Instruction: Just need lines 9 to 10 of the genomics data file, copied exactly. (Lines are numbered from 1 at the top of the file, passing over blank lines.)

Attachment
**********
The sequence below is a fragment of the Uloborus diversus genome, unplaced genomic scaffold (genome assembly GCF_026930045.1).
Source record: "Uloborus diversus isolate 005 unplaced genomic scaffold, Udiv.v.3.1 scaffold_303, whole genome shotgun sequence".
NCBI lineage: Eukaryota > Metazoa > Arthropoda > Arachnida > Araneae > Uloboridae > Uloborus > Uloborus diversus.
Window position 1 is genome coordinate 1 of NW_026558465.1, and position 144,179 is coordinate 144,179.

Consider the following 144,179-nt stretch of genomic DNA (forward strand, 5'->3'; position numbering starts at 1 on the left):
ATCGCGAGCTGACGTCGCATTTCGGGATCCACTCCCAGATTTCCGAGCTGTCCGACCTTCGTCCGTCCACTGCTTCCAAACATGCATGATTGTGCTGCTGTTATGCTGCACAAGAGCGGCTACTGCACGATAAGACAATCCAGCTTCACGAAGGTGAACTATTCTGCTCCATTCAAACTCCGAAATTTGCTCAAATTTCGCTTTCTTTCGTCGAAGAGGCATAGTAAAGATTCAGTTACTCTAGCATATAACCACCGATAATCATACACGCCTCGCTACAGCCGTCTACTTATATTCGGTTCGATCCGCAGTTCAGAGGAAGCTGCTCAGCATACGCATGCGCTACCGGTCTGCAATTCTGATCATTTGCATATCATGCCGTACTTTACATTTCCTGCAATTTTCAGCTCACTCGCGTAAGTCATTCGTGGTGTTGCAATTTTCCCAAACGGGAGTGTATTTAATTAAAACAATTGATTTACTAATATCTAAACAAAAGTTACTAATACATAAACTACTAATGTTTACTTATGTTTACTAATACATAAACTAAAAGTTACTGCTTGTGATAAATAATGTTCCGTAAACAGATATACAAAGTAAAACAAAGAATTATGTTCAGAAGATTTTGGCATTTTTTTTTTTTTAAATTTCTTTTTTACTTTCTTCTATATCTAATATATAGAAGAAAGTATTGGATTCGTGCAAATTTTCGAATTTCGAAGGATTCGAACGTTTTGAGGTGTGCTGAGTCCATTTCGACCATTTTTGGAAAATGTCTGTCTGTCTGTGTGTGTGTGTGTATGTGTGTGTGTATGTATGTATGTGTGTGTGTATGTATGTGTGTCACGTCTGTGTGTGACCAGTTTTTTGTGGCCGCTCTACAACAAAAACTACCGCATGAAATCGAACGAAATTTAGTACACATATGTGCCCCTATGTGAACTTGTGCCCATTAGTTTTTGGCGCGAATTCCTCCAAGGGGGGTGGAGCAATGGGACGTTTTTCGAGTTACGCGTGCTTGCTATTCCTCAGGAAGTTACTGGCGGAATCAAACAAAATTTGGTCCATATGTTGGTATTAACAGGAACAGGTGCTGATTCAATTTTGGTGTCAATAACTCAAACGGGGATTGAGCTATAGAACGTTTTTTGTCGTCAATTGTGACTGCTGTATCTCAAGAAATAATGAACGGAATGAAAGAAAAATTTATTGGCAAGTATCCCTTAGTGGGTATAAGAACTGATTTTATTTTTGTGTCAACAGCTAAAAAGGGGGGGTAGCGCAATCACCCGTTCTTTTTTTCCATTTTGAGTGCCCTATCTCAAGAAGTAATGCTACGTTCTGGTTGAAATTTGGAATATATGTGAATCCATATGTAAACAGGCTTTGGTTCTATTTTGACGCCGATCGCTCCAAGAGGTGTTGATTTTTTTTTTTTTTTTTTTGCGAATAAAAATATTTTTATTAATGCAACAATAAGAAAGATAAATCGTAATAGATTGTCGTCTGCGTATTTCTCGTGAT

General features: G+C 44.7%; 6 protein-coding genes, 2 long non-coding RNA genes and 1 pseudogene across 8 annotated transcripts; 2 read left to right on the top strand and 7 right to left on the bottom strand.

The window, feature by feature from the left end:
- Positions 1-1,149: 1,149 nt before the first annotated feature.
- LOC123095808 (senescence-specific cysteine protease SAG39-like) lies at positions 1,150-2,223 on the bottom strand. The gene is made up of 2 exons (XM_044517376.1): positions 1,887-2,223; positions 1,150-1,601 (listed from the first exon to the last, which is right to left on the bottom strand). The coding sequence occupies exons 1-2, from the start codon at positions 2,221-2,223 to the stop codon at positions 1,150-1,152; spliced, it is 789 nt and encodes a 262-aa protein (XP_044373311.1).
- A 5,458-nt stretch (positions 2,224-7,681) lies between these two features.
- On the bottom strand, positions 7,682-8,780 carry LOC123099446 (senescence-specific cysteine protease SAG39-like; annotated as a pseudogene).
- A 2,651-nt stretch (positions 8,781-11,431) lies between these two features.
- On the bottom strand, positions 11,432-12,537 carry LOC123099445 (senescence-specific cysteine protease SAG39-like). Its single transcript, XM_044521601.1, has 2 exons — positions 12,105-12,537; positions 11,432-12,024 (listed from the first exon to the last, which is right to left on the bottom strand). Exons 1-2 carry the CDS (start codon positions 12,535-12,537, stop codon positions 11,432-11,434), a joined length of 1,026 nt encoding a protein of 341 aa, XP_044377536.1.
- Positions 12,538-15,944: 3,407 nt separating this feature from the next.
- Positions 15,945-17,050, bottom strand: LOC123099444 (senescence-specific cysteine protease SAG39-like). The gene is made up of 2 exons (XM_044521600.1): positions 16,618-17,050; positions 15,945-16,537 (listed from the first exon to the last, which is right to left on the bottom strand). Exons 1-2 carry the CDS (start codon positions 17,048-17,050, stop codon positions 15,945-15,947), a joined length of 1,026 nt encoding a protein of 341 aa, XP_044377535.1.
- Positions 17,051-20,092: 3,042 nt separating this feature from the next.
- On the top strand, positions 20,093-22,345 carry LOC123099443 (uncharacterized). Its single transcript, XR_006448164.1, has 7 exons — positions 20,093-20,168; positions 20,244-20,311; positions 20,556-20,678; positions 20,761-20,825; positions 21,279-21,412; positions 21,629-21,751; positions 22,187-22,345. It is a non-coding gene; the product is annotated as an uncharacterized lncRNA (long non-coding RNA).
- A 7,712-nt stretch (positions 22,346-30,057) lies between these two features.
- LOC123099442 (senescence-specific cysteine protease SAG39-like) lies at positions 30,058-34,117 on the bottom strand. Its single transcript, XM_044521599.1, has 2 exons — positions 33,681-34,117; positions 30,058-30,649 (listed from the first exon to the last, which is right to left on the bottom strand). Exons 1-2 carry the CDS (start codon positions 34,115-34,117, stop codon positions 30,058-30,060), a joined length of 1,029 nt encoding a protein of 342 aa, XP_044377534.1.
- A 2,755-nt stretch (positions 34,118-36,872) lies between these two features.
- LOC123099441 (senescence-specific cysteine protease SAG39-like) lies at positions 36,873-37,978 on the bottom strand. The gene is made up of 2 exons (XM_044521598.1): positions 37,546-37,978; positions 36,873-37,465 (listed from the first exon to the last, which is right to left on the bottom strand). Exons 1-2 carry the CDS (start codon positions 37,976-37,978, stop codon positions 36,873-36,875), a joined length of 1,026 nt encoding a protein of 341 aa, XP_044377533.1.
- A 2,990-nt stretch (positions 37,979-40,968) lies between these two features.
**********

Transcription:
- Positions 1-1,149: 1,149 nt before the first annotated feature.
- LOC123095808 (senescence-specific cysteine protease SAG39-like) lies at positions 1,150-2,223 on the bottom strand. The gene is made up of 2 exons (XM_044517376.1): positions 1,887-2,223; positions 1,150-1,601 (listed from the first exon to the last, which is right to left on the bottom strand). The coding sequence occupies exons 1-2, from the start codon at positions 2,221-2,223 to the stop codon at positions 1,150-1,152; spliced, it is 789 nt and encodes a 262-aa protein (XP_044373311.1).